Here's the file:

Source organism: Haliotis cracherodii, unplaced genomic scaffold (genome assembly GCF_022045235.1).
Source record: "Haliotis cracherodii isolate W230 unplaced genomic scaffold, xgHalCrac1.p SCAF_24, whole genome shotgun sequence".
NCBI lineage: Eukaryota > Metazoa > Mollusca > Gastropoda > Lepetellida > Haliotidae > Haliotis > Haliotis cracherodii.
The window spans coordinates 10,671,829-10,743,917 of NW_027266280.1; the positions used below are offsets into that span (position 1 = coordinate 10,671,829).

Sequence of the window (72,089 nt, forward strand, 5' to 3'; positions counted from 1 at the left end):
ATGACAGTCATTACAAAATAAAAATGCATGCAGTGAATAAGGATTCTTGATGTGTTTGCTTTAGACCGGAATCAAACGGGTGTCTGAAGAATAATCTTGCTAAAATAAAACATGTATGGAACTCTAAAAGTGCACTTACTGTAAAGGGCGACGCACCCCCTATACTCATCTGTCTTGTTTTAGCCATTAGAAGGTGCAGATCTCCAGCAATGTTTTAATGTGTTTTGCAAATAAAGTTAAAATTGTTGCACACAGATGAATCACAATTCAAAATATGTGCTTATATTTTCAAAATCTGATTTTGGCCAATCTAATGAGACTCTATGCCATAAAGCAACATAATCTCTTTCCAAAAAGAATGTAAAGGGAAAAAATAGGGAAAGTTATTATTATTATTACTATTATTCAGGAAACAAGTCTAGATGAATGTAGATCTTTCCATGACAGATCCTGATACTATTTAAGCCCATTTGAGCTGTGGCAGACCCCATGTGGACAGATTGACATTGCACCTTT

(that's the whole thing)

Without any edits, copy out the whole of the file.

Source organism: Haliotis cracherodii, unplaced genomic scaffold (genome assembly GCF_022045235.1).
Source record: "Haliotis cracherodii isolate W230 unplaced genomic scaffold, xgHalCrac1.p SCAF_24, whole genome shotgun sequence".
NCBI lineage: Eukaryota > Metazoa > Mollusca > Gastropoda > Lepetellida > Haliotidae > Haliotis > Haliotis cracherodii.
The window spans coordinates 10,671,829-10,743,917 of NW_027266280.1; the positions used below are offsets into that span (position 1 = coordinate 10,671,829).

Sequence of the window (72,089 nt, forward strand, 5' to 3'; positions counted from 1 at the left end):
ATGACAGTCATTACAAAATAAAAATGCATGCAGTGAATAAGGATTCTTGATGTGTTTGCTTTAGACCGGAATCAAACGGGTGTCTGAAGAATAATCTTGCTAAAATAAAACATGTATGGAACTCTAAAAGTGCACTTACTGTAAAGGGCGACGCACCCCCTATACTCATCTGTCTTGTTTTAGCCATTAGAAGGTGCAGATCTCCAGCAATGTTTTAATGTGTTTTGCAAATAAAGTTAAAATTGTTGCACACAGATGAATCACAATTCAAAATATGTGCTTATATTTTCAAAATCTGATTTTGGCCAATCTAATGAGACTCTATGCCATAAAGCAACATAATCTCTTTCCAAAAAGAATGTAAAGGGAAAAAATAGGGAAAGTTATTATTATTATTACTATTATTCAGGAAACAAGTCTAGATGAATGTAGATCTTTCCATGACAGATCCTGATACTATTTAAGCCCATTTGAGCTGTGGCAGACCCCATGTGGACAGATTGACATTGCACCTTT